After a week of near-perfect campaign execution that culminated in a blowout victory over his top rival, Mitt Romney awoke in Florida ready to tighten his grip on the Republican presidential nomination and turn his attention and rhetoric toward the general election. Instead, Romney committed what in tennis is known as an unforced error, setting off on a mission of declaring solidarity with the middle class but ending up in a thicket of class politics that did everything but describe America's poor as coddled.
During a CNN interview on Wednesday morning, Romney waved off the needs of both the poor and the rich. He did so in an answer to how he would "fix" a problem that shows up repeatedly in polling data -- that large swaths doubt he can relate to the needs or problems of average Americans.
"I'm not concerned about the very poor," Romney said. "We have a safety net there. If it needs repair, I'll fix it." Romney also said America's wealthy need no help from Washington and that he would remain relentlessly focused on the ailing middle class. Even so, his remarks about the poor struck CNN anchor Soledad O'Brien as so startling, she asked Romney to clarify, so he repeated them almost verbatim.
It was not the first time Romney has made remarks like this about the poor. The difference is this time he was fresh off a huge primary victory and looking for all the world like the putative GOP nominee. It seemed exactly the wrong time repeat a formulation as awkward, and ripe for picking by political foes, as his assertion last summer that “corporations are people.”
At a town hall on Oct. 20 at Morningside College in Sioux City, Romney said the poor were not his concern. His direct quote (about 20 minutes in) was prompted by a question on tax reform. Romney said tax cuts should focus squarely on the middle class: "The people who need the help the most are not the poor, who have a safety net; not the rich, who are doing just fine; but the middle class."
Then and now it sounds as if Romney is disconnected from the hardships of millions of Americans suffering prolonged joblessness and limited economic options other than federal assistance worth a fraction of their former earnings. In a Pew Research Center survey this week, 55 percent of respondents said President Obama "understood the problems of average Americans" very well or fairly well, while only 39 percent said Romney did. The gap was about the same among independent voters. Even 30 percent of GOP voters said Romney didn’t understand such problems.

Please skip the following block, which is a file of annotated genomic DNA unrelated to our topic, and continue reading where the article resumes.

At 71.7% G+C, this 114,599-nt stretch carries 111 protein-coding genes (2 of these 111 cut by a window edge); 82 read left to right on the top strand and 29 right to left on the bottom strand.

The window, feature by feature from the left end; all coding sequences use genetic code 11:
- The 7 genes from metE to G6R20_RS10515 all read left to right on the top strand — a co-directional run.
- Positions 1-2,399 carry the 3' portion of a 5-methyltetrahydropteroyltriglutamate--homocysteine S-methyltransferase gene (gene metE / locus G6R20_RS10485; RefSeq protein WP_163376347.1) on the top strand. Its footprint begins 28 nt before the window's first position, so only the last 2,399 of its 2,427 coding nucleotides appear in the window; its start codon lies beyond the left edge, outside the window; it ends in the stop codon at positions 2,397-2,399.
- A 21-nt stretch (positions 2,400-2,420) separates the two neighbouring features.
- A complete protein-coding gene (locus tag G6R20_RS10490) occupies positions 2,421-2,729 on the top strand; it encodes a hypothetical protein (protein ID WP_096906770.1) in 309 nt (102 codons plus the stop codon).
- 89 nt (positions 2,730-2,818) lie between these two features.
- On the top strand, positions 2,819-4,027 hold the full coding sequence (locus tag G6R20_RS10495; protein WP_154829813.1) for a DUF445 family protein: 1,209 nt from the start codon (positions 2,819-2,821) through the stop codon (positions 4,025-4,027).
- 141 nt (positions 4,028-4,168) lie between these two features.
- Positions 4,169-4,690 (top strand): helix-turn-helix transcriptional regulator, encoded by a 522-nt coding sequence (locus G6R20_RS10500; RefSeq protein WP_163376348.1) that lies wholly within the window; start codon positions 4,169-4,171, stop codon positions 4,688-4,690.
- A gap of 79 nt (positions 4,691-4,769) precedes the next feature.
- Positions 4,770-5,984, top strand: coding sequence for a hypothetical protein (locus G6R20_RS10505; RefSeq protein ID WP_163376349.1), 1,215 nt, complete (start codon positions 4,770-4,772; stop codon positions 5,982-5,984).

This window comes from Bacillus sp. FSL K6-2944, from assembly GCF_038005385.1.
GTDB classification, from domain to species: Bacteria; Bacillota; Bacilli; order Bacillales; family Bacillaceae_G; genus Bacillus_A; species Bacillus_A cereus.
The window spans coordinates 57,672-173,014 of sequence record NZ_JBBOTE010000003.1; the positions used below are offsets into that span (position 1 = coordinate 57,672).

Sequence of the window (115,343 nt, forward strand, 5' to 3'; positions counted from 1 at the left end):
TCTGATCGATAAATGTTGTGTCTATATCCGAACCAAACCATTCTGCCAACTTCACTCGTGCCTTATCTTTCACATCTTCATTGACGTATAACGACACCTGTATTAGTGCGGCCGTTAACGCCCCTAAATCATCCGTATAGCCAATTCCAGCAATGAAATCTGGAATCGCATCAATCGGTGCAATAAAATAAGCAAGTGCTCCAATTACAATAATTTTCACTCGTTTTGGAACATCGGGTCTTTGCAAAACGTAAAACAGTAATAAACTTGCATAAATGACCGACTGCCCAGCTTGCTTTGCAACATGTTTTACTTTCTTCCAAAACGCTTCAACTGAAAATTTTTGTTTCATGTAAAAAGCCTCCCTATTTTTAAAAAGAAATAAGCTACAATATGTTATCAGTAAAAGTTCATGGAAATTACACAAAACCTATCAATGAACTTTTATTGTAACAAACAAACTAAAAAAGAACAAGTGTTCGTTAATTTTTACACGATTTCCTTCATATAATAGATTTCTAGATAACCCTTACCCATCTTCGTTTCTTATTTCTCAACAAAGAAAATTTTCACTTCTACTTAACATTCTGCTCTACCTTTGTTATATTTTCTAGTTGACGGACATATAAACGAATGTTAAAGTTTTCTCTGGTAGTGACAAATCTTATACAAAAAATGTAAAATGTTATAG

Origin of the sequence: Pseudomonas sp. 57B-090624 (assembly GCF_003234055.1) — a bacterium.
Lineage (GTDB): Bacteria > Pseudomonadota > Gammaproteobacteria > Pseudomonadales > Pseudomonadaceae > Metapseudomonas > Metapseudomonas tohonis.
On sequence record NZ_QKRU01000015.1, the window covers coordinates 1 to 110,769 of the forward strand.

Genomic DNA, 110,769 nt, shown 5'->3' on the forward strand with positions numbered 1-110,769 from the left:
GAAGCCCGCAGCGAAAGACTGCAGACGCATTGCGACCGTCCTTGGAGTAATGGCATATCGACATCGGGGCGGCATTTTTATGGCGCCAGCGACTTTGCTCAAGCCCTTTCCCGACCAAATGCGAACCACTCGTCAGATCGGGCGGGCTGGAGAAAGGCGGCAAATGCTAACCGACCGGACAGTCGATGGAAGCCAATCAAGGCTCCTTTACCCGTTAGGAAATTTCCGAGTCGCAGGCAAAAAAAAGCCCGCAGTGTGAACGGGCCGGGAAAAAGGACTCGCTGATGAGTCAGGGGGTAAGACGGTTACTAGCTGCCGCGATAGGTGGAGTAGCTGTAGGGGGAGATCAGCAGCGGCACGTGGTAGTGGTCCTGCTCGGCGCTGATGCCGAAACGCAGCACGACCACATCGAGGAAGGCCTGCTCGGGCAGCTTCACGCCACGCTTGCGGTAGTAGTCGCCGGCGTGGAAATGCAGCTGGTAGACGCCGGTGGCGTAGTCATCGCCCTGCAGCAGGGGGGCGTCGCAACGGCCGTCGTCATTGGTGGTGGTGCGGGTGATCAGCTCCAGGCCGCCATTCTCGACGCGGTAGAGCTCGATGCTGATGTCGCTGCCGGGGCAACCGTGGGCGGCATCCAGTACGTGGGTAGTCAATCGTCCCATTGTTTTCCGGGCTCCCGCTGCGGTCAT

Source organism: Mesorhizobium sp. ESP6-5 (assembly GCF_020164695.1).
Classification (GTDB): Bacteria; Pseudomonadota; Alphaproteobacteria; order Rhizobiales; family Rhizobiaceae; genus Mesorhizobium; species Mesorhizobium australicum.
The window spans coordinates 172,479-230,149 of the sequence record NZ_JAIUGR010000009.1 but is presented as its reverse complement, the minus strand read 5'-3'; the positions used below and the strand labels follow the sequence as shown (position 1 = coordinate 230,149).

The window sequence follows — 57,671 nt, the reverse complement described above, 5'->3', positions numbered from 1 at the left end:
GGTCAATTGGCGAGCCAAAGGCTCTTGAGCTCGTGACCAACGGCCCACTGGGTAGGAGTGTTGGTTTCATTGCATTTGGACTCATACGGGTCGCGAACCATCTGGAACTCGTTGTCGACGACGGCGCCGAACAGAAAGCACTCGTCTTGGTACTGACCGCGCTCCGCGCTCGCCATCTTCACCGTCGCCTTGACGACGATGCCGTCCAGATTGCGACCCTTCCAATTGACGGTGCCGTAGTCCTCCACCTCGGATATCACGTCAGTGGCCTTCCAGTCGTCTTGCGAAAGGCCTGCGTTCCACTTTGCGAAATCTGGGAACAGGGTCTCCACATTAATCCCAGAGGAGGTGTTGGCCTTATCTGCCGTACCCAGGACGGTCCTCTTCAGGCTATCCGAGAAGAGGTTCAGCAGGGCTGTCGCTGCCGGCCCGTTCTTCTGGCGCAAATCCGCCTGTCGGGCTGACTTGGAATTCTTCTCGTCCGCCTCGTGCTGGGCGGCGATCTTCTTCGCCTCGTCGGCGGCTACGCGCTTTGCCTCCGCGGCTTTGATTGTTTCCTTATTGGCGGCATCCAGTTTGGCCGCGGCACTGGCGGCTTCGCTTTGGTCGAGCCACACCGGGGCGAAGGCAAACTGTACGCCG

Romney's Democratic critics see his "poor" comments as part of a pattern -- one they intend to exploit. "Pundits say the problem with the long primary is how the Republicans will beat up on each other," said Bill Burton, head of the pro-Obama super PAC Priorities USA. "What we've learned over the course of this campaign is that Mitt Romney's biggest problem is Mitt Romney. Left to his own devices, he will be relentless in demonstrating just how out of touch he is."
Some Republicans said Romney spoke a simple truth, one the middle class understands. “Romney was saying that the very rich can take care of themselves and the very poor receive numerous government benefits, and that it is the working middle class that is often overtaxed and neglected in tough economic times," said veteran GOP strategist Greg Mueller. "This is true, and Romney's point was the best way to raise all boats is through limited government and a free economy, not socialism. We will win that argument."
Rob Collins, another GOP strategist, was a bit less enthusiastic. "Every candidate has their 'clings to God and guns' moment, no matter how disciplined they are," Collins said, referring to a comment then-Sen. Barack Obama made during the 2008 campaign when he said rural Americans cling to religion and firearms to cope with economic frustration. "While this dents his momentum, it's only a small dent -- if handled properly. Romney needs to stop the bleeding, pivot away from this moment, and sin no more."
Not long after Romney spoke to CNN, he ventured back to the press cabin of his campaign plane to stop the bleeding. He was immediately asked what he meant, and ended up repeating all of the points that raised eyebrows in the first place. He also protested that "you've got to take the whole sentence," not just part of it. But context is the first casualty in politics, as Romney can well attest. His campaign has defended its TV ad which seemed to show Obama saying he couldn’t win this year if he talked about the economy. Obama was actually quoting an aide to 2008 nominee John McCain talking about the McCain campaign.
Romney's comments are unlikely to doom or even appreciably slow his post-Florida momentum toward the nomination. It’s in the general election that they could hurt, particularly with the types of voters George W. Bush courted with his “compassionate conservatism” -- women, moderates, and independents.
The next GOP contest is Saturday in Nevada, a place that once believed its tourist-fueled economic expansion would shield it from a long and grinding economic downturn but now tops the nation in unemployment and foreclosures. Romney won the state’s caucuses easily in 2008 (52 percent to 12 percent each for McCain and Ron Paul). He is even better organized now and is expected to win again. But Nevada in a general election is where Romney’s comments could take a toll. The closely divided state is key to winning the White House, and a good example of why Romney can’t afford to add any more fuel to the "out-of-touch" narrative.